Those dealing with such skin conditions were deemed unclean. They were to live outside of their village, town, or city; wear ragged clothes, their hair needed to be unkempt. If anyone came close to them, they were to yell out that they were unclean, so there would be no chance of human contact. Lepers were exempt from any communal religious practice and the common opinion held was that those in this situation deserved it because of some sin that they committed. Those with chronic or recurring conditions could be in a state of exile for the entirety of their life. The experience was like a living death because they were isolated from all societal interaction.
When Jesus comes near to the leper, both were well aware of the cultural and societal requirements dictating that each one was to keep their distance. The leper does not follow the societal norms. Instead of warding off Jesus and urging him to stay away, he approaches Jesus and kneels before him. Jesus does not reprimand him, and he, like the leper, does not follow social protocol: “Moved with pity, he stretched out his hand, touched the leper, and said to him, ‘I do will it. Be made clean'” (Mk 1:41).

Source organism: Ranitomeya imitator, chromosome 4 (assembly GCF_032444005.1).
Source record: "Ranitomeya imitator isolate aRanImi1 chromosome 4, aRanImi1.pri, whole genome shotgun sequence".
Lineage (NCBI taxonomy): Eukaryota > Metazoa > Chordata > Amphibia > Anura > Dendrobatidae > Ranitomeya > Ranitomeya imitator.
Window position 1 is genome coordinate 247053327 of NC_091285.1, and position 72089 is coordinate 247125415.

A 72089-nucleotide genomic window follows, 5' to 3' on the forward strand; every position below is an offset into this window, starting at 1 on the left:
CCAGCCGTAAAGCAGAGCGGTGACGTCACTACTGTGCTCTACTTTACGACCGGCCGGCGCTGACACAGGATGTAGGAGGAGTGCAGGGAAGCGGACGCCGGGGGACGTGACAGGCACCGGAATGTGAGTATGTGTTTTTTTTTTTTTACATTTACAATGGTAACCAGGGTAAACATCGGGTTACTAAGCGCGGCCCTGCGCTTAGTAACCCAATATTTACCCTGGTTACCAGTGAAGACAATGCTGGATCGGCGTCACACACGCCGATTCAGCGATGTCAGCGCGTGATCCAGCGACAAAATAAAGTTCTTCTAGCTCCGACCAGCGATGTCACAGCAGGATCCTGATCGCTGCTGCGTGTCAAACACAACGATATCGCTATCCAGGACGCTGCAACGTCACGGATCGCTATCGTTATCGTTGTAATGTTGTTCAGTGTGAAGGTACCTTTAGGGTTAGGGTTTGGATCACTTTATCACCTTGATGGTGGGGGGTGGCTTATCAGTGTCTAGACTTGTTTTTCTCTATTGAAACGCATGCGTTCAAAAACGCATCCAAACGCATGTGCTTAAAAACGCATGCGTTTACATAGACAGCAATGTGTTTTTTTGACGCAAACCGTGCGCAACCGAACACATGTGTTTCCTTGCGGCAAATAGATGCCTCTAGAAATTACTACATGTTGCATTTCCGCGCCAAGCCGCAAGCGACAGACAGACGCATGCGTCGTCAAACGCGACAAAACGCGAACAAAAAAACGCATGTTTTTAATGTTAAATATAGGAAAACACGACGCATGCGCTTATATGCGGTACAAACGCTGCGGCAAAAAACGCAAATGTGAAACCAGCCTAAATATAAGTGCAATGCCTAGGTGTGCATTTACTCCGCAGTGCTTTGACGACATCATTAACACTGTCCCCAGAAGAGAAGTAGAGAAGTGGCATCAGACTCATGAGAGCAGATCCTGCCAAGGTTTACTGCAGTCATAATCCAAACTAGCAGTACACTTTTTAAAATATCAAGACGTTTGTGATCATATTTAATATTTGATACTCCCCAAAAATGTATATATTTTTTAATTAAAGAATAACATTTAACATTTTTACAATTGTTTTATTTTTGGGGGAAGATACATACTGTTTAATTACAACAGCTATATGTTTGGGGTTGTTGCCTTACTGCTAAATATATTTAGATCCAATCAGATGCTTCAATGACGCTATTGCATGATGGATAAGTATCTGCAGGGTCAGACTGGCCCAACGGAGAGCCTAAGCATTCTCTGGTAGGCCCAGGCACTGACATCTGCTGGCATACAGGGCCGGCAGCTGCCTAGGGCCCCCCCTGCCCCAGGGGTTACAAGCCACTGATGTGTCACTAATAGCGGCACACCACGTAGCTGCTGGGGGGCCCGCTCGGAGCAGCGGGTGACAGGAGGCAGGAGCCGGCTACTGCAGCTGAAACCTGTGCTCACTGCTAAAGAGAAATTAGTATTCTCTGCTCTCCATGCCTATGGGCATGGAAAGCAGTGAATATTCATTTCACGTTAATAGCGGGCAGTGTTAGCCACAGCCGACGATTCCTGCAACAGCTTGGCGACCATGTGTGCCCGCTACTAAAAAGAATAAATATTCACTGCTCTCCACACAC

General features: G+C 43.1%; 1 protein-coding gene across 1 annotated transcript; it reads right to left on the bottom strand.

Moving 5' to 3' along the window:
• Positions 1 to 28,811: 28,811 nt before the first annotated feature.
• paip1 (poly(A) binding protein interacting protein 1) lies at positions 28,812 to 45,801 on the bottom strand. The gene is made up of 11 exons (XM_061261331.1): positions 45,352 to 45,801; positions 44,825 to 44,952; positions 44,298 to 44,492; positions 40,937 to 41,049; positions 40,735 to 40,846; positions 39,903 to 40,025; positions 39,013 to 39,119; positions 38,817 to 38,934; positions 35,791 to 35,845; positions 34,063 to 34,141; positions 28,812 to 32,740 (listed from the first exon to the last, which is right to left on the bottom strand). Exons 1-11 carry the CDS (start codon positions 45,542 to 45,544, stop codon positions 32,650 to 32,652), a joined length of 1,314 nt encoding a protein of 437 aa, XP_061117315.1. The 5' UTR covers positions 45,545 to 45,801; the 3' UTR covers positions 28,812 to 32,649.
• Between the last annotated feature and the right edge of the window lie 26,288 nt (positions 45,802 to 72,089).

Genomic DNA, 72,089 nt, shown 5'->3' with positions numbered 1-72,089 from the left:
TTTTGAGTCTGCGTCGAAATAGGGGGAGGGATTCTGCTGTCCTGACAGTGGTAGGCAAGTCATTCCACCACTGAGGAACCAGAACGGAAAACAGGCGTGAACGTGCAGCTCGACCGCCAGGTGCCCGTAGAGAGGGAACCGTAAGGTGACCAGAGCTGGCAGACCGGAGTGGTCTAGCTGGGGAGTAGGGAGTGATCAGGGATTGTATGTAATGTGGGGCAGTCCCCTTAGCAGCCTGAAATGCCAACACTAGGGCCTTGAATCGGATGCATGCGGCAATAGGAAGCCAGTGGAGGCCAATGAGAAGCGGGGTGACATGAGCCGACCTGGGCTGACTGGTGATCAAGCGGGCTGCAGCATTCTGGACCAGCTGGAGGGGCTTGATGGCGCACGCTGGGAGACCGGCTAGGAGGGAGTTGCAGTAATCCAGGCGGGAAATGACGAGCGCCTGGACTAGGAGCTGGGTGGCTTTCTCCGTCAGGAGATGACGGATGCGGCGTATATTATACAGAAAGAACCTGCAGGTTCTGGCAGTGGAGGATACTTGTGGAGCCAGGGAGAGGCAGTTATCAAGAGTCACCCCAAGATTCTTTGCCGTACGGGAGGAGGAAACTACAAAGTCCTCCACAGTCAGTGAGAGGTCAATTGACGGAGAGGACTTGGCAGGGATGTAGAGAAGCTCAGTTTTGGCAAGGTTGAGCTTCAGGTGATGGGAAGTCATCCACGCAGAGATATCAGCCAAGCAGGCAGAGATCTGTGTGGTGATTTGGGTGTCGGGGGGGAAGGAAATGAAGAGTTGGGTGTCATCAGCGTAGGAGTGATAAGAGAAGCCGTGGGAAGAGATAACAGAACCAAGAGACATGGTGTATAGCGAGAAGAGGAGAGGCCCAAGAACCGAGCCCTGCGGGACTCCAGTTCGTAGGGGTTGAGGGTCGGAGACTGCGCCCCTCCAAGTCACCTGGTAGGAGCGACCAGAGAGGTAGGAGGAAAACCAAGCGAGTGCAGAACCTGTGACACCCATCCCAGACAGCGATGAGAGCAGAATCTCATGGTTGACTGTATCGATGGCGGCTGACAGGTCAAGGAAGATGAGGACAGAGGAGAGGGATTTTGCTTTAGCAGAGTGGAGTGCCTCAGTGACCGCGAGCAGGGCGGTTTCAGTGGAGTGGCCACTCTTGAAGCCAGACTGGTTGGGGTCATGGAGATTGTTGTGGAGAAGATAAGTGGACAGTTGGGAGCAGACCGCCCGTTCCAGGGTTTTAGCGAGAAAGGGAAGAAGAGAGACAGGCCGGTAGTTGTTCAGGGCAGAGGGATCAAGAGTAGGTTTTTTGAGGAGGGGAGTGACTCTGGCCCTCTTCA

The leper is healed at the moment of contact, his death sentence is commuted, his opportunity for worship and communal life is restored. This simple act of healing the leper in today’s Gospel is, in fact, a microcosm of Jesus’ ministry and mission. The Son of God, in embracing our human condition, provides the opportunity for restoring us also from our exile, our separation, from God and one another.
Jesus the carpenter in the humanity he assumed, became a bridge, a stairway to heaven, that provides us a way to cross the wide chasm separating us from his Father. In his willingness to touch the leper, Jesus became a living icon showing how he as the Son of God was willing to draw close to us as well. He was willing to walk among us, accompany us, experience our pain, suffering, and separation, becoming one with us in our humanity so that he could offer us forgiveness, reconciliation, and communion so we can become one with him in his divinity and become instruments of healing for one another.